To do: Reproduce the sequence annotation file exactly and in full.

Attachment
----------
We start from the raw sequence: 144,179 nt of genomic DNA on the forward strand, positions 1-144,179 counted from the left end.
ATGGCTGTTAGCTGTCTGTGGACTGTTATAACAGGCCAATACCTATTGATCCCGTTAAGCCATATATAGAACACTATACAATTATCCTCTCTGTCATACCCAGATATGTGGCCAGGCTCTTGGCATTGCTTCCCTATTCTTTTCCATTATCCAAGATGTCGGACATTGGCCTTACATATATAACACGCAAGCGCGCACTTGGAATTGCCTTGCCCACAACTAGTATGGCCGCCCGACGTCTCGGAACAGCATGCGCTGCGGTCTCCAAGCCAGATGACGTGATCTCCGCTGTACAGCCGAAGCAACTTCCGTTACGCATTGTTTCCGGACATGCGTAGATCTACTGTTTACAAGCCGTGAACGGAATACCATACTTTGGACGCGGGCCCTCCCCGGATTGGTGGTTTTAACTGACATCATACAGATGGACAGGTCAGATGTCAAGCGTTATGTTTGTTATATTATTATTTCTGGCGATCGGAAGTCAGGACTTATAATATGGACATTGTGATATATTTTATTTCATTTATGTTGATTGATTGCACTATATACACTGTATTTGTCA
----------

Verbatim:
We start from the raw sequence: 144,179 nt of genomic DNA on the forward strand, positions 1-144,179 counted from the left end.
ATGGCTGTTAGCTGTCTGTGGACTGTTATAACAGGCCAATACCTATTGATCCCGTTAAGCCATATATAGAACACTATACAATTATCCTCTCTGTCATACCCAGATATGTGGCCAGGCTCTTGGCATTGCTTCCCTATTCTTTTCCATTATCCAAGATGTCGGACATTGGCCTTACATATATAACACGCAAGCGCGCACTTGGAATTGCCTTGCCCACAACTAGTATGGCCGCCCGACGTCTCGGAACAGCATGCGCTGCGGTCTCCAAGCCAGATGACGTGATCTCCGCTGTACAGCCGAAGCAACTTCCGTTACGCATTGTTTCCGGACATGCGTAGATCTACTGTTTACAAGCCGTGAACGGAATACCATACTTTGGACGCGGGCCCTCCCCGGATTGGTGGTTTTAACTGACATCATACAGATGGACAGGTCAGATGTCAAGCGTTATGTTTGTTATATTATTATTTCTGGCGATCGGAAGTCAGGACTTATAATATGGACATTGTGATATATTTTATTTCATTTATGTTGATTGATTGCACTATATACACTGTATTTGTCA